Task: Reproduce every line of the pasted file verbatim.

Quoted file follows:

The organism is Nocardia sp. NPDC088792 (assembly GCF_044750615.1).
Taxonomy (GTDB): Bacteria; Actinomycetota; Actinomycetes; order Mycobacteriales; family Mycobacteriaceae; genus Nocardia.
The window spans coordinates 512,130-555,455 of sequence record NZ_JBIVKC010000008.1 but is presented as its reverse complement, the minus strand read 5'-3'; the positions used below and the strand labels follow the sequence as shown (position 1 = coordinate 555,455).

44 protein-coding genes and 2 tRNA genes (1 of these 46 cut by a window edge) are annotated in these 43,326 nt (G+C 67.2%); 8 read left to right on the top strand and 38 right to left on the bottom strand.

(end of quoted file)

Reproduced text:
The organism is Nocardia sp. NPDC088792 (assembly GCF_044750615.1).
Taxonomy (GTDB): Bacteria; Actinomycetota; Actinomycetes; order Mycobacteriales; family Mycobacteriaceae; genus Nocardia.
The window spans coordinates 512,130-555,455 of sequence record NZ_JBIVKC010000008.1 but is presented as its reverse complement, the minus strand read 5'-3'; the positions used below and the strand labels follow the sequence as shown (position 1 = coordinate 555,455).

44 protein-coding genes and 2 tRNA genes (1 of these 46 cut by a window edge) are annotated in these 43,326 nt (G+C 67.2%); 8 read left to right on the top strand and 38 right to left on the bottom strand.